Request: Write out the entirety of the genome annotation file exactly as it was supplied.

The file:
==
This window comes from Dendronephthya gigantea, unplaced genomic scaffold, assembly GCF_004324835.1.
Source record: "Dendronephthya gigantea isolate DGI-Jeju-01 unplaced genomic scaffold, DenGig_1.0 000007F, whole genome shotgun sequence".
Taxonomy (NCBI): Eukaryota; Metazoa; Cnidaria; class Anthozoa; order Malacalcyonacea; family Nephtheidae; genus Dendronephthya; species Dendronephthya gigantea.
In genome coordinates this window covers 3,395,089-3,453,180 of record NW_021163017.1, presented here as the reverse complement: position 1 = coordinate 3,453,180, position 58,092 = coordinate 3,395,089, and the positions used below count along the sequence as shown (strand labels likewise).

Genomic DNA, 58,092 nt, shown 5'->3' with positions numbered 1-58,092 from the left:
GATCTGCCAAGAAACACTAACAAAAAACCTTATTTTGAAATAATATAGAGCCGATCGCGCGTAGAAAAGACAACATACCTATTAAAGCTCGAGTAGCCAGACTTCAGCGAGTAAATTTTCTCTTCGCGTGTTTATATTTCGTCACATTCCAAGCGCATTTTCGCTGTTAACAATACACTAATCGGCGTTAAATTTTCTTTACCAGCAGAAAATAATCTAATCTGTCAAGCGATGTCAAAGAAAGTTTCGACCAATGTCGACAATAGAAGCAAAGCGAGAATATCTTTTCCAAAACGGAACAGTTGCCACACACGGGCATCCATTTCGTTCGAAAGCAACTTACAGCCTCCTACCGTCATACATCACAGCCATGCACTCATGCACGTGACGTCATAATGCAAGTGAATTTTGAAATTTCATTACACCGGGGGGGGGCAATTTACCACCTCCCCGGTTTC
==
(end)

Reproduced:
This window comes from Dendronephthya gigantea, unplaced genomic scaffold, assembly GCF_004324835.1.
Source record: "Dendronephthya gigantea isolate DGI-Jeju-01 unplaced genomic scaffold, DenGig_1.0 000007F, whole genome shotgun sequence".
Taxonomy (NCBI): Eukaryota; Metazoa; Cnidaria; class Anthozoa; order Malacalcyonacea; family Nephtheidae; genus Dendronephthya; species Dendronephthya gigantea.
In genome coordinates this window covers 3,395,089-3,453,180 of record NW_021163017.1, presented here as the reverse complement: position 1 = coordinate 3,453,180, position 58,092 = coordinate 3,395,089, and the positions used below count along the sequence as shown (strand labels likewise).

Genomic DNA, 58,092 nt, shown 5'->3' with positions numbered 1-58,092 from the left:
GATCTGCCAAGAAACACTAACAAAAAACCTTATTTTGAAATAATATAGAGCCGATCGCGCGTAGAAAAGACAACATACCTATTAAAGCTCGAGTAGCCAGACTTCAGCGAGTAAATTTTCTCTTCGCGTGTTTATATTTCGTCACATTCCAAGCGCATTTTCGCTGTTAACAATACACTAATCGGCGTTAAATTTTCTTTACCAGCAGAAAATAATCTAATCTGTCAAGCGATGTCAAAGAAAGTTTCGACCAATGTCGACAATAGAAGCAAAGCGAGAATATCTTTTCCAAAACGGAACAGTTGCCACACACGGGCATCCATTTCGTTCGAAAGCAACTTACAGCCTCCTACCGTCATACATCACAGCCATGCACTCATGCACGTGACGTCATAATGCAAGTGAATTTTGAAATTTCATTACACCGGGGGGGGGCAATTTACCACCTCCCCGGTTTC